In collaboration with Maastricht University, I investigated the potential influence of the Cogmed Working Memory Training on the performance of MVV’s first football team. This study, published on April 11, 2019, seeks to understand if targeted cognitive training can enhance football skills. Inspired by a piece from Swedish researcher Vestberg, who emphasized the significance of executive functions in predicting football success, our research delves deep into the relationship between cognitive skills and on-field performance.Read more: Cogmed Working Memory Training on Football Performance
Understanding the Importance of Executive Functions:
Vestberg’s pioneering research has established that footballers playing at elite levels generally possess superior executive functions compared to those at lower tiers. Intrigued by this, I reached out to researchers at Maastricht University, who shared a keen interest in assessing the outcomes of specialized brain training for professional footballers. The University was already plotting a research trajectory to gauge the impact of Cogmed working memory training on MVV’s professional players.
Incorporating Practical Field Tests:
During my Minor in Sport Performance Enhancement, I was introduced to the Loughborough Soccer Passing Test (LSPT). Designed to evaluate a footballer’s passing technique and decision-making skills, this test perfectly complemented our research plan which was lacking a real-world, on-field component.
Central Research Question:
“Can Working Memory Training (WMT) programs, proven to bolster working memory, result in tangible improvements in football players’ performance on the pitch?” Essentially, we wanted to uncover if enhancements in working memory could positively influence a player’s in-game abilities.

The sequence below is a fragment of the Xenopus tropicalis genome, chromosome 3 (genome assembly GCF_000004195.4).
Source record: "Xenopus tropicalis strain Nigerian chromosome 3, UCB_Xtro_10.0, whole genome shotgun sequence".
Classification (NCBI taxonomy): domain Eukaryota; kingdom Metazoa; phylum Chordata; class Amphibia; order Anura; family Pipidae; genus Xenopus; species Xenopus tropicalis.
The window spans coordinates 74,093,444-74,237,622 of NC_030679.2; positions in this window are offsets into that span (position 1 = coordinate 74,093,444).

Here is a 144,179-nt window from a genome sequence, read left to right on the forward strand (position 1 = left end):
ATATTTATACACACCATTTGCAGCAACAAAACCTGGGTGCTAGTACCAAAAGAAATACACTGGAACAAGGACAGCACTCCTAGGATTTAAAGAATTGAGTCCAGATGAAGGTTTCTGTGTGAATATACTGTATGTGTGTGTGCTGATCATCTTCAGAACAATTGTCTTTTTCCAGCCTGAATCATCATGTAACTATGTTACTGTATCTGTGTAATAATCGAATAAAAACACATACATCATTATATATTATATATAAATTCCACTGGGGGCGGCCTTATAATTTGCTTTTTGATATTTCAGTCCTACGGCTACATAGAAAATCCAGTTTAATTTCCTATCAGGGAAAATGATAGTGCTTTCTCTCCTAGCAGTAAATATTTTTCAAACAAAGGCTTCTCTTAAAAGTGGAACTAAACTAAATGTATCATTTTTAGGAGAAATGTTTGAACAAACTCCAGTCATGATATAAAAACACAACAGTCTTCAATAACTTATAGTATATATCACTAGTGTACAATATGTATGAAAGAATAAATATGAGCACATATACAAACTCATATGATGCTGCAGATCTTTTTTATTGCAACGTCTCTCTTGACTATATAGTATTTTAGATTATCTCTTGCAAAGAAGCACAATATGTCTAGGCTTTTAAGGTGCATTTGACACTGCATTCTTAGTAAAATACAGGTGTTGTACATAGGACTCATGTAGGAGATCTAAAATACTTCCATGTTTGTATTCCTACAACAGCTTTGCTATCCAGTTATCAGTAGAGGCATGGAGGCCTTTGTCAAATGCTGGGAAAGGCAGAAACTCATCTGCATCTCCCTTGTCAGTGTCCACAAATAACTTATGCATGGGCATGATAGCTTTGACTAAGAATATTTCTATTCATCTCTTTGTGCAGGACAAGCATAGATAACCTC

Our research spanned three testing phases. Eighteen professional footballers were randomly assigned to either a control or experimental group. Over five weeks, the experimental group underwent the Cogmed Working Memory Training. The effects were measured on a psychological level, neuropsychological level, and through on-field evaluations using the LSPT.
While not groundbreaking, results revealed that footballers who underwent Cogmed training indeed scored higher in the working memory tasks. However, there wasn’t a notable change in other neuropsychological aspects. Additionally, there was no significant evidence suggesting players performed better in the LSPT post-training.
A well-structured research requires stability. However, unforeseen challenges emerged during our study. Commitments had been made with head coach Tini Ruys, but he resigned midway through the season after being assaulted by MVV supporters. His replacement, Ron Elsen, previously active until last season, was introduced. This coaching switch disrupted our research continuity, affecting some players more than others.
To sum up, the limited size of our research group and inconsistencies in the Cogmed Working Memory Training’s execution compromised the study’s reliability. Although Cogmed has been extensively researched in the education and healthcare sectors, its appropriateness for athletes, especially footballers, remains questionable. Alternative tools like Neurotracker, Intelligym, or Eyegym, being more sports-centric, may offer more promise. However, translating computer-screen training to tangible on-field results remains a challenge, as evident from our LSPT observations.